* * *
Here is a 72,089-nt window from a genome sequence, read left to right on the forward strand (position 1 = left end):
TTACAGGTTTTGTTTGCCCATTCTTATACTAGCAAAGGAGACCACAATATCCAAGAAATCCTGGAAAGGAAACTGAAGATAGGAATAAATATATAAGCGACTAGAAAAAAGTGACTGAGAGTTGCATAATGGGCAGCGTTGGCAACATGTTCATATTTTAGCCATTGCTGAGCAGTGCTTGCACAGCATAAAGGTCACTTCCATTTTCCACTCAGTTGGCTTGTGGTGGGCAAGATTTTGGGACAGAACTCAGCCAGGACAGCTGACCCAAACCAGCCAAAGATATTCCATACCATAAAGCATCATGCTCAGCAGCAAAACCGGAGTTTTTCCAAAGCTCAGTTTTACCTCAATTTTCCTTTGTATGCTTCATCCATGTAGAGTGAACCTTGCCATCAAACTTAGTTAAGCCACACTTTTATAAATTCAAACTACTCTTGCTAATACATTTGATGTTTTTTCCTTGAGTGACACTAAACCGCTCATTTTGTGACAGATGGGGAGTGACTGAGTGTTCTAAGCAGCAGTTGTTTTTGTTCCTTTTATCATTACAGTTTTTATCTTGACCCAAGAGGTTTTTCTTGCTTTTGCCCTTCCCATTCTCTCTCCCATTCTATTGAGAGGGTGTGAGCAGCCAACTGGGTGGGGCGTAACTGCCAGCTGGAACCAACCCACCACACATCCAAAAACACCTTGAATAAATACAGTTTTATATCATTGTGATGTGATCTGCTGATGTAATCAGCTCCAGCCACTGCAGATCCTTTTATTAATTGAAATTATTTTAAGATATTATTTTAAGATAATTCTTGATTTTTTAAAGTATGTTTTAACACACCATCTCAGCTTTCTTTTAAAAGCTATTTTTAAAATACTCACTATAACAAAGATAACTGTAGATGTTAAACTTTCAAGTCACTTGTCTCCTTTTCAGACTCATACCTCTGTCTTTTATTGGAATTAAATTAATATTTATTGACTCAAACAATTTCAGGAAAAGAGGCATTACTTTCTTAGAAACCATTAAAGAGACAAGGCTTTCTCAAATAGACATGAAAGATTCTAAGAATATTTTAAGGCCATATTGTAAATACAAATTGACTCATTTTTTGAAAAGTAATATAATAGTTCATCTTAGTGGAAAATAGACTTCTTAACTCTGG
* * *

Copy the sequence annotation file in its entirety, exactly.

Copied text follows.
Here is a 72,089-nt window from a genome sequence, read left to right on the forward strand (position 1 = left end):
TTACAGGTTTTGTTTGCCCATTCTTATACTAGCAAAGGAGACCACAATATCCAAGAAATCCTGGAAAGGAAACTGAAGATAGGAATAAATATATAAGCGACTAGAAAAAAGTGACTGAGAGTTGCATAATGGGCAGCGTTGGCAACATGTTCATATTTTAGCCATTGCTGAGCAGTGCTTGCACAGCATAAAGGTCACTTCCATTTTCCACTCAGTTGGCTTGTGGTGGGCAAGATTTTGGGACAGAACTCAGCCAGGACAGCTGACCCAAACCAGCCAAAGATATTCCATACCATAAAGCATCATGCTCAGCAGCAAAACCGGAGTTTTTCCAAAGCTCAGTTTTACCTCAATTTTCCTTTGTATGCTTCATCCATGTAGAGTGAACCTTGCCATCAAACTTAGTTAAGCCACACTTTTATAAATTCAAACTACTCTTGCTAATACATTTGATGTTTTTTCCTTGAGTGACACTAAACCGCTCATTTTGTGACAGATGGGGAGTGACTGAGTGTTCTAAGCAGCAGTTGTTTTTGTTCCTTTTATCATTACAGTTTTTATCTTGACCCAAGAGGTTTTTCTTGCTTTTGCCCTTCCCATTCTCTCTCCCATTCTATTGAGAGGGTGTGAGCAGCCAACTGGGTGGGGCGTAACTGCCAGCTGGAACCAACCCACCACACATCCAAAAACACCTTGAATAAATACAGTTTTATATCATTGTGATGTGATCTGCTGATGTAATCAGCTCCAGCCACTGCAGATCCTTTTATTAATTGAAATTATTTTAAGATATTATTTTAAGATAATTCTTGATTTTTTAAAGTATGTTTTAACACACCATCTCAGCTTTCTTTTAAAAGCTATTTTTAAAATACTCACTATAACAAAGATAACTGTAGATGTTAAACTTTCAAGTCACTTGTCTCCTTTTCAGACTCATACCTCTGTCTTTTATTGGAATTAAATTAATATTTATTGACTCAAACAATTTCAGGAAAAGAGGCATTACTTTCTTAGAAACCATTAAAGAGACAAGGCTTTCTCAAATAGACATGAAAGATTCTAAGAATATTTTAAGGCCATATTGTAAATACAAATTGACTCATTTTTTGAAAAGTAATATAATAGTTCATCTTAGTGGAAAATAGACTTCTTAACTCTGG